The photographer yells “first shot”, and he clicks a few times, “second shot” then he clicks a few times, “third shot” and he clicks a few times, and he finally shouts “last shot”, and clicks a last few times. People find themselves with about ten or fifteen different pictures of themselves in four different poses, in just a minute.
“Next !”, we can hear him shout again, to get the next person in the queue to hand him their phone. And they keep on going. ALL. DAY. LONG.
After getting their phone back, people give the duo a donation. There’s no fixed price. But it’s always cash and it goes from one dollar to twenty dollars sometimes, for the groups.
One takes the cash, puts it in the backpack sitting on the second stool, and a few times per day, one of them goes and drops the cash somewhere and comes back with an empty bag.
Very little investment, no declaration, no tax, cash only, with between a few and thirty dollars every five minutes. Smart, and pretty profitable, I’d say.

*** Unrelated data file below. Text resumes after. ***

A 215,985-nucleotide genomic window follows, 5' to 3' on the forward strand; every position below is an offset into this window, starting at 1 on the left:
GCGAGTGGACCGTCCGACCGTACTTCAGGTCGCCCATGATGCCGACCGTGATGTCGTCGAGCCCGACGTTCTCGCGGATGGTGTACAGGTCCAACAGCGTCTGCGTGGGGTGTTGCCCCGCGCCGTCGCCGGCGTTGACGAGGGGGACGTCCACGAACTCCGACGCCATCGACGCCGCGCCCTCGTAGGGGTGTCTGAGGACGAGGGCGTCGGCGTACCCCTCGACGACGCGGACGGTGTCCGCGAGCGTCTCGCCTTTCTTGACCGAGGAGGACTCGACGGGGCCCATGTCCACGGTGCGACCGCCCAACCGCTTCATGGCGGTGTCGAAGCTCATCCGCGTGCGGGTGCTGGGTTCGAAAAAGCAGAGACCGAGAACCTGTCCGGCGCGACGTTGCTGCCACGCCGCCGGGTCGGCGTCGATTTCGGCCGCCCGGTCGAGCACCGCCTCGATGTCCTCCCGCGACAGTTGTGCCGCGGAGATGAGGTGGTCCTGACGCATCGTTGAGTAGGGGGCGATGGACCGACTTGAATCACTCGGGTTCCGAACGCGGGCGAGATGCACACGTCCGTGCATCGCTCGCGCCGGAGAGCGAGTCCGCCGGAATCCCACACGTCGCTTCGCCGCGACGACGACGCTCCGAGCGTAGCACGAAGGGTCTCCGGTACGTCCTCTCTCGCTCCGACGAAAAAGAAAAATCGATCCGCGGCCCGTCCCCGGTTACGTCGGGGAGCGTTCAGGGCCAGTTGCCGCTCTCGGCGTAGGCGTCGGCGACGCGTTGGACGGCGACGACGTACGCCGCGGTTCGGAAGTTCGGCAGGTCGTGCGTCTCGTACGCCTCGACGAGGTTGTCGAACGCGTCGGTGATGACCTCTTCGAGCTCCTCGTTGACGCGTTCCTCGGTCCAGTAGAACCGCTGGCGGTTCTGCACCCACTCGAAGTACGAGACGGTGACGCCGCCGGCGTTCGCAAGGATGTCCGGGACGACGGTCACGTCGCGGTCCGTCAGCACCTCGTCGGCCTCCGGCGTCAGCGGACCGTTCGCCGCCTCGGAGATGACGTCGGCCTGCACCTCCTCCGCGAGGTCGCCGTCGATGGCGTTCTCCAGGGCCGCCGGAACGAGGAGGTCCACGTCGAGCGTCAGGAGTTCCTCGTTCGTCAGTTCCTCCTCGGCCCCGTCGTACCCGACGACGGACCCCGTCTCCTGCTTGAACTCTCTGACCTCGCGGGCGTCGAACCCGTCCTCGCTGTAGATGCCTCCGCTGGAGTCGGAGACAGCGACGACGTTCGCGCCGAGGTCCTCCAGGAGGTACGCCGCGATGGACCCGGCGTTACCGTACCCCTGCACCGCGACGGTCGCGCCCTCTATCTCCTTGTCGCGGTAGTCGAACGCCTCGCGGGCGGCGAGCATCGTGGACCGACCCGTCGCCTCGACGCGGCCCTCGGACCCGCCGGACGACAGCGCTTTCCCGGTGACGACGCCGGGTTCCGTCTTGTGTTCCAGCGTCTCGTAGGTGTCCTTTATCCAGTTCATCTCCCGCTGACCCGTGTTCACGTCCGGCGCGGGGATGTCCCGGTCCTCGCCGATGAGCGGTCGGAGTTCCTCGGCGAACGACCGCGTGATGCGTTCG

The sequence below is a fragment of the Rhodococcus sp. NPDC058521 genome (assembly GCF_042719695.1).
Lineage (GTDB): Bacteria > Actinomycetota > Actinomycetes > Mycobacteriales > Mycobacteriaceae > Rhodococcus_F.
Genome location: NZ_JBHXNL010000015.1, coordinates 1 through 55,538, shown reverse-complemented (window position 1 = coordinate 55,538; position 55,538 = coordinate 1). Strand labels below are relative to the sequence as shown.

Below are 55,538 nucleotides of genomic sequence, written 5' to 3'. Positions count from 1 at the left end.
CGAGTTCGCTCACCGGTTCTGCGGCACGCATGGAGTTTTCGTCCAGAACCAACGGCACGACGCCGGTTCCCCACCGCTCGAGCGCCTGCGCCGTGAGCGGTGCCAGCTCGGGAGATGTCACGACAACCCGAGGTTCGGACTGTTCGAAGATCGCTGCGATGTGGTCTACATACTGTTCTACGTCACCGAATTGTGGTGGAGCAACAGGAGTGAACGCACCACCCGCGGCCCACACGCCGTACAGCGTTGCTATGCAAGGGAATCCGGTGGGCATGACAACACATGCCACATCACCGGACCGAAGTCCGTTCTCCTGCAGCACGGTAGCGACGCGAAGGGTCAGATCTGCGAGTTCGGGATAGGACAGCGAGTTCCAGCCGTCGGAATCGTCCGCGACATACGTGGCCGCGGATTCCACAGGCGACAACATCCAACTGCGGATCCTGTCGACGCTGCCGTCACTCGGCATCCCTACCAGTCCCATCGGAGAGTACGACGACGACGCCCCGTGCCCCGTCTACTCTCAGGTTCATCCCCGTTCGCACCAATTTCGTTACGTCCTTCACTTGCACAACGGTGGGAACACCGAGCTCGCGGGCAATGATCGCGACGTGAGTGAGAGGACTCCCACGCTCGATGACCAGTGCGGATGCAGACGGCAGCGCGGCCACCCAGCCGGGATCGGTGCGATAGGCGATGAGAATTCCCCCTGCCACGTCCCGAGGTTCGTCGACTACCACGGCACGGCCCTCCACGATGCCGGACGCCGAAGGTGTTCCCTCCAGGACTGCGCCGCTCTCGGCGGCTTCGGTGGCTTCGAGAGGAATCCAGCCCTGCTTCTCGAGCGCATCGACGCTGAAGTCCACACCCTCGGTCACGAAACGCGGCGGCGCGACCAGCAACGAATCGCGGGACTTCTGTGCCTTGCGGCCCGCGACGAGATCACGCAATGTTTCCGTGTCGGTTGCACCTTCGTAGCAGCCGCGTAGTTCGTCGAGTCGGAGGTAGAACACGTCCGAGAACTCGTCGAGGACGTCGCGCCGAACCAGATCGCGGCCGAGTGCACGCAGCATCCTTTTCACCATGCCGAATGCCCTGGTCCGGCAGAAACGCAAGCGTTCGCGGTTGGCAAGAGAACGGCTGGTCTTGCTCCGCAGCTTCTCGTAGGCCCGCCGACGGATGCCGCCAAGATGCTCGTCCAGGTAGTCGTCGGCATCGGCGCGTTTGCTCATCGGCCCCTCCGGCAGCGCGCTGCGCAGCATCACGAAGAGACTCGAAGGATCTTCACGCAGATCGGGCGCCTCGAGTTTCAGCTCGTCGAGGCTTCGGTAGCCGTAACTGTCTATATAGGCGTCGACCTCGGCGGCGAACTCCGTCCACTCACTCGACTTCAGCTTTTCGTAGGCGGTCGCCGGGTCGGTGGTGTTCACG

The routine never changes, except when a photographer like me comes and asks for a few seconds of an empty shot. I mean a shot with no instagrammer on it. The view, simply. Just the view. Then they cooperate gladly, take a break and ask their queue to hold on for a few seconds, and for these few seconds, the place is all yours to shoot. But it never lasts too long, the queue is impatient to get their pictures on Instagram right already.
I could have seen this situation like others did recently. I could have gotten mad or upset about the way people travel now or the way Balinese take advantage of mass tourism.
Many people say the place lost its magic, but I don't to see it that way. This place still felt quite magical to me.
Before sunrise, around five, there were already tourists queuing to take pictures in the dark, but it was silent. The volcano was hidden behind the clouds, and the air was cold, and humid.